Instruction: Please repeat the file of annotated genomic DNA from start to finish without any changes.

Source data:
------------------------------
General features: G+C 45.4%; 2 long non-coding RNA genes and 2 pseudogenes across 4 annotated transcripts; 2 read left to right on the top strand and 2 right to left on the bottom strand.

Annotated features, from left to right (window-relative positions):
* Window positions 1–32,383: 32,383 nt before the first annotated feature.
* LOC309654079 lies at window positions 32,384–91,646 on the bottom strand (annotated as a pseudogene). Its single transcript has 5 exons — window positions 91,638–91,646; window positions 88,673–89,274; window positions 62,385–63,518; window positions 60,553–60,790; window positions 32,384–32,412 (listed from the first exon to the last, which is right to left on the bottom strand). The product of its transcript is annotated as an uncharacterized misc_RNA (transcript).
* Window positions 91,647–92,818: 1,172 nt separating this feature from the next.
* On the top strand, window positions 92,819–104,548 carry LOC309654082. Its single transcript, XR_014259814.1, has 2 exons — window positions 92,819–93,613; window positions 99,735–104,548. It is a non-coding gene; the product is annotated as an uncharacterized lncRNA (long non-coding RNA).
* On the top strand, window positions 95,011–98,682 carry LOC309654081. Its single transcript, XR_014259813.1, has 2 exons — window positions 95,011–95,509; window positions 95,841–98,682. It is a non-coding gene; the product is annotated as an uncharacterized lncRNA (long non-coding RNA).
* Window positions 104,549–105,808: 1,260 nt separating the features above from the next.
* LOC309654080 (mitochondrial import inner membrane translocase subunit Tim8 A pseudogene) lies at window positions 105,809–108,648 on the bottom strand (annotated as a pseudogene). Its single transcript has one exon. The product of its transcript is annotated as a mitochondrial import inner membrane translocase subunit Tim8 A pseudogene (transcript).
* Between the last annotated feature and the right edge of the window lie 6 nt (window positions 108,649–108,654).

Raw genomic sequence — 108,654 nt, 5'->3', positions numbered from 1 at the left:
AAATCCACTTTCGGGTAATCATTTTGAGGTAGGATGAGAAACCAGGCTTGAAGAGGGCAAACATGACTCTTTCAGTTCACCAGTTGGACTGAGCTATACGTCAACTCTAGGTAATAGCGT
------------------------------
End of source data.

General features: G+C 45.4%; 2 long non-coding RNA genes and 2 pseudogenes across 4 annotated transcripts; 2 read left to right on the top strand and 2 right to left on the bottom strand.

Annotated features, from left to right (window-relative positions):
* Window positions 1–32,383: 32,383 nt before the first annotated feature.
* LOC309654079 lies at window positions 32,384–91,646 on the bottom strand (annotated as a pseudogene). Its single transcript has 5 exons — window positions 91,638–91,646; window positions 88,673–89,274; window positions 62,385–63,518; window positions 60,553–60,790; window positions 32,384–32,412 (listed from the first exon to the last, which is right to left on the bottom strand). The product of its transcript is annotated as an uncharacterized misc_RNA (transcript).
* Window positions 91,647–92,818: 1,172 nt separating this feature from the next.
* On the top strand, window positions 92,819–104,548 carry LOC309654082. Its single transcript, XR_014259814.1, has 2 exons — window positions 92,819–93,613; window positions 99,735–104,548. It is a non-coding gene; the product is annotated as an uncharacterized lncRNA (long non-coding RNA).
* On the top strand, window positions 95,011–98,682 carry LOC309654081. Its single transcript, XR_014259813.1, has 2 exons — window positions 95,011–95,509; window positions 95,841–98,682. It is a non-coding gene; the product is annotated as an uncharacterized lncRNA (long non-coding RNA).
* Window positions 104,549–105,808: 1,260 nt separating the features above from the next.
* LOC309654080 (mitochondrial import inner membrane translocase subunit Tim8 A pseudogene) lies at window positions 105,809–108,648 on the bottom strand (annotated as a pseudogene). Its single transcript has one exon. The product of its transcript is annotated as a mitochondrial import inner membrane translocase subunit Tim8 A pseudogene (transcript).
* Between the last annotated feature and the right edge of the window lie 6 nt (window positions 108,649–108,654).

Raw genomic sequence — 108,654 nt, 5'->3', positions numbered from 1 at the left:
AAATCCACTTTCGGGTAATCATTTTGAGGTAGGATGAGAAACCAGGCTTGAAGAGGGCAAACATGACTCTTTCAGTTCACCAGTTGGACTGAGCTATACGTCAACTCTAGGTAATAGCGT